Reciprocity Failure

Reciprocity Failure is the breakdown of the normal reciprocity behaviour of a film, causing (for long exposures) underexposed shadow areas and an increase in contrast.

Another form, short-exposure reciprocity failure, occurs when light arrives too rapidly for the film to register it; this is generally not seen with currently available films, even at the very short (200us to 3ms) exposures seen with flash photography.


Good reciprocity performance means that a film responds only to the total quantity of light hitting it without regard to how rapidly the light is arriving. If operating within the normal reciprocity region of the film, you can halve the brightness (stop the aperture down one stop) and double the length of exposure (one stop slower shutter) to get the same number of photons arriving at the film and the same exposure (ignoring depth of field changes) in your final image.

Likewise you can in theory add a 3-stop neutral density filter, make your exposure 8 times longer and get the same final result except for motion blur.

Reciprocity Failure, a simplified physical explanation

The problem with silver halide film is that most emulsions require the absorption of several photons to activate the halide into a stable higher-energy state. If an insufficient number of photons is received, the halide will transition to a higher energy state that isn't stable and then after some (very) short period of time, decay back down to the unexposed, minimal-energy state.

If the rate of photon arrival is high, a halide molecule absorbing only a single photon is likely to absorb another photon before it decays again, so the rate of arrival doesn't really matter and the film exhibits reciprocity.

If the rate of photon arrival is low, there is a finite probability that a partially energised halide will decay before absorbing the next photon. As the illumination decreases (and therefore the photon arrival rate slows), the probability of decay increases accordingly and the effective sensitivity of the film is reduced because more of the incoming photons are effectively lost to the decay process.

Effect on Photos

The net effect is that the film is less sensitive at lower levels of illumination. At a minimum, this means that for a long exposure, you must increase the exposure duration even further to obtain a decent exposure without loss of shadow detail.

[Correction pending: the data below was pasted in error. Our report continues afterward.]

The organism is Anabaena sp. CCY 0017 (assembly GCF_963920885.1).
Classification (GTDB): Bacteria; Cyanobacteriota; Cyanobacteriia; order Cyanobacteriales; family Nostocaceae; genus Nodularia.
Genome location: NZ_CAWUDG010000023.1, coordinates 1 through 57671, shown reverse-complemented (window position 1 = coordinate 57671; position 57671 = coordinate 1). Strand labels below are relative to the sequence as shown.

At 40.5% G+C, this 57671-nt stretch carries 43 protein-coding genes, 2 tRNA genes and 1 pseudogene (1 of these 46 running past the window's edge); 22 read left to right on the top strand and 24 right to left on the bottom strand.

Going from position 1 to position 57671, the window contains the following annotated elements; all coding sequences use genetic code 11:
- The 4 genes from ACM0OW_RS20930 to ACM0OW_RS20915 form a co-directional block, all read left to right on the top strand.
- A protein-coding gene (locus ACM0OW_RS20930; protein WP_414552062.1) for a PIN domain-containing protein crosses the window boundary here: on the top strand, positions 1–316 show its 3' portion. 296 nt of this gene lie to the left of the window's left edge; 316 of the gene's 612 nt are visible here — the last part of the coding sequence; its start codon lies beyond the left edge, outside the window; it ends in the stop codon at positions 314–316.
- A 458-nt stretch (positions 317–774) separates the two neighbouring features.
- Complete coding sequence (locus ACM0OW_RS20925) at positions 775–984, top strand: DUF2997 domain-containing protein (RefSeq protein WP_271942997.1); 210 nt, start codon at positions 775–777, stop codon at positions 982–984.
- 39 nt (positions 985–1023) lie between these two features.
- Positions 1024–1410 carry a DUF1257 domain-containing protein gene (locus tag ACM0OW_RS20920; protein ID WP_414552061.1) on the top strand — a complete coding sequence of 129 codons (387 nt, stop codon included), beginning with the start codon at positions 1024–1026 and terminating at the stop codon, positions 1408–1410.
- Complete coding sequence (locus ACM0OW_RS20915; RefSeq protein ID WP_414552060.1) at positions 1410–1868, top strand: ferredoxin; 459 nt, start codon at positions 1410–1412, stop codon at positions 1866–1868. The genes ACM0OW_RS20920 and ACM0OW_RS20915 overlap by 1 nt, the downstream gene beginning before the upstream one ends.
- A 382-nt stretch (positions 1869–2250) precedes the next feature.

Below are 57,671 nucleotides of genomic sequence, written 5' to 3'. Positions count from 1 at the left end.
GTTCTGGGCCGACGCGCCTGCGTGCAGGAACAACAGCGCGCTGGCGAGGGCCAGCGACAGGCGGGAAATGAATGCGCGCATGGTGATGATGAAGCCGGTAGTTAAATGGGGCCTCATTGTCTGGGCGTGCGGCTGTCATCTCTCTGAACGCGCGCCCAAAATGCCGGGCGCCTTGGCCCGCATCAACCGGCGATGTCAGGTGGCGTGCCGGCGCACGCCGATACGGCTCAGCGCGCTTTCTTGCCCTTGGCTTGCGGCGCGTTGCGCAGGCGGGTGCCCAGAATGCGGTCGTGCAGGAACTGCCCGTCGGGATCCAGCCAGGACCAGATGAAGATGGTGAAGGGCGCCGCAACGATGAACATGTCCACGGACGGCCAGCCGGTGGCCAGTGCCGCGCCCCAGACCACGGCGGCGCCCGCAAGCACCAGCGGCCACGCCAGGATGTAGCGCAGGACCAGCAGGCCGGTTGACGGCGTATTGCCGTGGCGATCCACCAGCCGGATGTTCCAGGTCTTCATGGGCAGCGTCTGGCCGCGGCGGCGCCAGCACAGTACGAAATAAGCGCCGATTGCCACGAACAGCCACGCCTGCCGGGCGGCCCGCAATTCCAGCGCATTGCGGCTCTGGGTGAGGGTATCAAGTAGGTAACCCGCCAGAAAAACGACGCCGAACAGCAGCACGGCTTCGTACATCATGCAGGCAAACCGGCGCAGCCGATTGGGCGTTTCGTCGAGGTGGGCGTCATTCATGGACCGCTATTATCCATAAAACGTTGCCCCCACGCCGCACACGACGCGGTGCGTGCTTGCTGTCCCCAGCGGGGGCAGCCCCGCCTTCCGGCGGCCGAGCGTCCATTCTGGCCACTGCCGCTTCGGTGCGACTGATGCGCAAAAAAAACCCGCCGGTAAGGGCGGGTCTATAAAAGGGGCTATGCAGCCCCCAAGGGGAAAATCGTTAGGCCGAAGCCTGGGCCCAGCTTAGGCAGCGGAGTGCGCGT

Because the sensitivity loss is illumination-dependent, it is worst in the shadow areas of an image and less bad in the highlight images. This means that reciprocity failure will increase the contrast of an image because the exposure is reduced more in the shadows than the highlights; clearly this is a problem for many night photos which are often already of high contrast.

Colour films contain multiple layers of emulsion, each sensitive to a different spectrum (red, green and blue, typically). These layers can fail at different rates, causing colour shifts with long exposures in addition to loss of overall sensitivity. This effect can be particularly ugly because it causes colour shifts that vary across an image (crossover), e.g. red shadows and cyan highlights.

For example, Velvia 50 goes progressively green with exposures over 4s and Portra 160 has red shadows. Velvia also has huge green response to fluorescent and mercury-vapour lighting so (independent of the reciprocity issues) is generally unsuitably for night photography by artificial light.

Correcting for Reciprocity Failure

To make a good long exposure:

It should be noted that the reciprocity-failure datasheets of many modern films are completely out of date and that the films perform much better than the datasheets would indicate; Ilford is a particularly bad offender here. If you apply the correction factor from the datasheet on a very long exposure, you may end up with (very) overexposed film.

Film Choice

Films are not made equal in regard to their reciprocity performance. The following films have excellent performance and are therefore suitable for night photography:

Acros and Provia require no correction until 220s, and approx 1/3 stop correction between 220s and 1000s. TMY2 has a little more reciprocity failure than Acros but still retains greater film speed at exposures of up to 8 hours, i.e. it requires less than 2 stops of correction.

And the following films have very poor reciprocity performance:

The datasheet for each film should list its reciprocity performance using a table or graph of required exposure extensions as a function of exposure time and (for colour films) the colour filter.

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